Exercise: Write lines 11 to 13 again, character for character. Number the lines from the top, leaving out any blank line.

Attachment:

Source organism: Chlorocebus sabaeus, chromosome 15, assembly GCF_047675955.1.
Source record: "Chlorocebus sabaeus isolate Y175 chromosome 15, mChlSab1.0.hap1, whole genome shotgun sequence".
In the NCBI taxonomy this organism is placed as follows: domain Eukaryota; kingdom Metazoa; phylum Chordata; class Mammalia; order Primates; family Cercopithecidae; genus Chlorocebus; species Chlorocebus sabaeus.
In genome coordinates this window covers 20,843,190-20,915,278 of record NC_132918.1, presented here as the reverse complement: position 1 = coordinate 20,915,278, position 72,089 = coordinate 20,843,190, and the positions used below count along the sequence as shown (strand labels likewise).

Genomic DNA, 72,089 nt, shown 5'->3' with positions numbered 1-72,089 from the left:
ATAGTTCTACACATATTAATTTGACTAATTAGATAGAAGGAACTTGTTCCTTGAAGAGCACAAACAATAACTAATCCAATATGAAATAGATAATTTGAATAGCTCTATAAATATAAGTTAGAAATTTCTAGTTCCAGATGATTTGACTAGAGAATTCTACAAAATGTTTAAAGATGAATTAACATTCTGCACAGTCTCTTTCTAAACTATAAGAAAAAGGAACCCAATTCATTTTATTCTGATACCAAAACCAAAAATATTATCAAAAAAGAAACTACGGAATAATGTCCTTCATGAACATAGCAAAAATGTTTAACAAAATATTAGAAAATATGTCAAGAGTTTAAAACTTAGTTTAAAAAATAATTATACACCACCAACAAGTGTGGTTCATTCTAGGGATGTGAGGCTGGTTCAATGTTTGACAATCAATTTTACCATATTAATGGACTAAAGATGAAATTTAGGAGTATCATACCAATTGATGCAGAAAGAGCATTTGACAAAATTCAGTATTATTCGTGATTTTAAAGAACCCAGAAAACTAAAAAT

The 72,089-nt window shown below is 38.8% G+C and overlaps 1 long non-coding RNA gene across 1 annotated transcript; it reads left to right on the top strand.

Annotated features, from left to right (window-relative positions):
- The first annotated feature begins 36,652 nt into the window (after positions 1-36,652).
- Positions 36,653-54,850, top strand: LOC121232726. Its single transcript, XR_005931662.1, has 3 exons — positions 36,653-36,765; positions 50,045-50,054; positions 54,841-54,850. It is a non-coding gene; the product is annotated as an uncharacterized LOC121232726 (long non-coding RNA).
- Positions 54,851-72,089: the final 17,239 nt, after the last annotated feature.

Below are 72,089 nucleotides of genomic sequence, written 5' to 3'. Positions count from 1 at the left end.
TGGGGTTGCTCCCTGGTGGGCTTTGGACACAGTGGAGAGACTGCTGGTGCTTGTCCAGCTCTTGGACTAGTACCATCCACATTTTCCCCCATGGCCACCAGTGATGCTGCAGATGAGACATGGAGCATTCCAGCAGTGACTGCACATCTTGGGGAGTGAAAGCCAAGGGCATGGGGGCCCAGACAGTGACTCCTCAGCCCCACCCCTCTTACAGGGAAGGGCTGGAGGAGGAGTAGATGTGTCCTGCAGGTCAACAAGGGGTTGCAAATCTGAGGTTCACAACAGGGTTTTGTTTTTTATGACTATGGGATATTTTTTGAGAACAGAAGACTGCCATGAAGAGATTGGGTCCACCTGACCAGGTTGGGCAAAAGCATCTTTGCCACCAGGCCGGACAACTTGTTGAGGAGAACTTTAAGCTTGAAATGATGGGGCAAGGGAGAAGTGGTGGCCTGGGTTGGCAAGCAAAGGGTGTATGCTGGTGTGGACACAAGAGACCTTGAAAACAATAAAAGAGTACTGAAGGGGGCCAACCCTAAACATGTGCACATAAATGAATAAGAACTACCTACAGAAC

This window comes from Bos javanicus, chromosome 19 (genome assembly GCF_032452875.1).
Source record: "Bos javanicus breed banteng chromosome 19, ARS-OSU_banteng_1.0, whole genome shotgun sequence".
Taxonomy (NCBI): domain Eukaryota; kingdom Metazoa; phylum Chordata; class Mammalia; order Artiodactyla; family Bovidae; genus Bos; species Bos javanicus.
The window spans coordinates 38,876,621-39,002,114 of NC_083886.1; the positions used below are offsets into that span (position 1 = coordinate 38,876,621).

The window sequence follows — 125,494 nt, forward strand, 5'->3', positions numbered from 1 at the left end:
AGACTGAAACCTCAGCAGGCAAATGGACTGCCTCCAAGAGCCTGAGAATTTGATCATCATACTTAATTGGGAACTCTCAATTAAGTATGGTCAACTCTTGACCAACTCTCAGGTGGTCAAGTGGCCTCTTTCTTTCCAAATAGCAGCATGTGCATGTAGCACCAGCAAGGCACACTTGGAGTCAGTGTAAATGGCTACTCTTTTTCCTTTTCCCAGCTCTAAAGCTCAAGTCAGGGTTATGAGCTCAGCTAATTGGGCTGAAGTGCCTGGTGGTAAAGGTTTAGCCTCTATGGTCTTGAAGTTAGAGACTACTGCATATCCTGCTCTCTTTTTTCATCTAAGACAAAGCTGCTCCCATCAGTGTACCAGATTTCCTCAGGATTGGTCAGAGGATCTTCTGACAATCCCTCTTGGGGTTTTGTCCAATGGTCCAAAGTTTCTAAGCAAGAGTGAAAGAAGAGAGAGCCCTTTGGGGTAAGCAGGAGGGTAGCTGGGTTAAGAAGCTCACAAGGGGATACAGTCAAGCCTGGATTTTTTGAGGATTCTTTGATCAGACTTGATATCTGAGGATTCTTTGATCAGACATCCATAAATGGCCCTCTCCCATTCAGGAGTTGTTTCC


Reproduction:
- Positions 54,851-72,089: the final 17,239 nt, after the last annotated feature.

Below are 72,089 nucleotides of genomic sequence, written 5' to 3'. Positions count from 1 at the left end.
TGGGGTTGCTCCCTGGTGGGCTTTGGACACAGTGGAGAGACTGCTGGTGCTTGTCCAGCTCTTGGACTAGTACCATCCACATTTTCCCCCATGGCCACCAGTGATGCTGCAGATGAGACATGGAGCATTCCAGCAGTGACTGCACATCTTGGGGAGTGAAAGCCAAGGGCATGGGGGCCCAGACAGTGACTCCTCAGCCCCACCCCTCTTACAGGGAAGGGCTGGAGGAGGAGTAGATGTGTCCTGCAGGTCAACAAGGGGTTGCAAATCTGAGGTTCACAACAGGGTTTTGTTTTTTATGACTATGGGATATTTTTTGAGAACAGAAGACTGCCATGAAGAGATTGGGTCCACCTGACCAGGTTGGGCAAAAGCATCTTTGCCACCAGGCCGGACAACTTGTTGAGGAGAACTTTAAGCTTGAAATGATGGGGCAAGGGAGAAGTGGTGGCCTGGGTTGGCAAGCAAAGGGTGTATGCTGGTGTGGACACAAGAGACCTTGAAAACAATAAAAGAGTACTGAAGGGGGCCAACCCTAAACATGTGCACATAAATGAATAAGAACTACCTACAGAAC